Cognitive bias or fallacy

Person 1 hands in source as proof of his claims.

But the source is actually proof against him.

Person 2 points out that the source is proofing him wrong.

Person 1 claims that Person 2 does not understand the evidence.

Is this an appeal to ignorance or is it some sort of cognitive bias?

asked on Tuesday, Sep 15, 2020 04:24:20 AM by Mr.T

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Dr. Richard writes:

Assuming the evidence actually does show P1 to be in error, then I think we are looking at Cognitive Dissonance (or worse, Backfire).

There is also the possibility P2 does not understand the evidence in sufficient context.

Either way, the next step in the conversation, if I were P2, would be to ask P1 in what manner I failed to understand and have him explain it to me in terms I could grasp. If I were P1, just the reverse, I would seek to grasp why P2 did not see the link I saw between the evidence and the proof of the proposition.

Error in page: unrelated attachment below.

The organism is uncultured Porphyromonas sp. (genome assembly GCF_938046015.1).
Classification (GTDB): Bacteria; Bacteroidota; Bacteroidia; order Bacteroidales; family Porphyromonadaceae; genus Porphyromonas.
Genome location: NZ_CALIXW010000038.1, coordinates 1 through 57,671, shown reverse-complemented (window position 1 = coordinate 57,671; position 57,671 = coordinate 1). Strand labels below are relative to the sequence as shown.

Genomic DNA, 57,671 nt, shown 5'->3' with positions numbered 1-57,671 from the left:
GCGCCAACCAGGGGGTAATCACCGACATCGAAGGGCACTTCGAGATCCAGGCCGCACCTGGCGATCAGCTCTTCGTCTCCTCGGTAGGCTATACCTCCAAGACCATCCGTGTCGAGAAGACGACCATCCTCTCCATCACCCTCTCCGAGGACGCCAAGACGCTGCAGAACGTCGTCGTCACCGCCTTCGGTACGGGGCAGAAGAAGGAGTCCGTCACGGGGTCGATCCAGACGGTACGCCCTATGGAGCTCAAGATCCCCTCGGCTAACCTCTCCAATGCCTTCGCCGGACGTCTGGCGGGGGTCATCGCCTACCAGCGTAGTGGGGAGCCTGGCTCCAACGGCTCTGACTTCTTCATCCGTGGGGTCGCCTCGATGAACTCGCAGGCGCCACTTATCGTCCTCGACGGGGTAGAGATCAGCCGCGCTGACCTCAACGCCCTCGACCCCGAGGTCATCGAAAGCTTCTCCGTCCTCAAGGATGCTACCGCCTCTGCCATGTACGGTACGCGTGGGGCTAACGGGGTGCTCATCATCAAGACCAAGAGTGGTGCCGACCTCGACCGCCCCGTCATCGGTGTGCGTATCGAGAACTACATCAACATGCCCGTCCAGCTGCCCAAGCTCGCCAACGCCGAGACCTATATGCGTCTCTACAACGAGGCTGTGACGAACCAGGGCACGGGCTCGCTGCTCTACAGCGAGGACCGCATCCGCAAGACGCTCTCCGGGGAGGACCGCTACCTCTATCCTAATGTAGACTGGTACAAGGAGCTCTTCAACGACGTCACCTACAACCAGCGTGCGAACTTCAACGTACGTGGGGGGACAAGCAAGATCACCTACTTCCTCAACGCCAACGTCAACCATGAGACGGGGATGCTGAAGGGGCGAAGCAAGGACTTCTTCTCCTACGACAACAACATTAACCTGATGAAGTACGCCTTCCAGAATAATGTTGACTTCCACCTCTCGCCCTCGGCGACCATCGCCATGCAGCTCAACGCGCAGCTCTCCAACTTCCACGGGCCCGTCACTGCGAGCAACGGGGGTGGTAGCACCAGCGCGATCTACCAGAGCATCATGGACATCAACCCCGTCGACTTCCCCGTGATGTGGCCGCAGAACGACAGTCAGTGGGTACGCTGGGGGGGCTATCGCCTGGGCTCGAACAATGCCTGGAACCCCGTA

posted on Tuesday, Sep 15, 2020 12:10:46 PM

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Bo Bennett, PhD

This would best be an example of the Overconfidence Effect, a cognitive bias that leads one to be much more confident in their position than the evidence warrants (or reality dictates). This is often the case when someone is factually (objectively) wrong but is convinced they are right.

answered on Tuesday, Sep 15, 2020 07:27:05 AM by Bo Bennett, PhD

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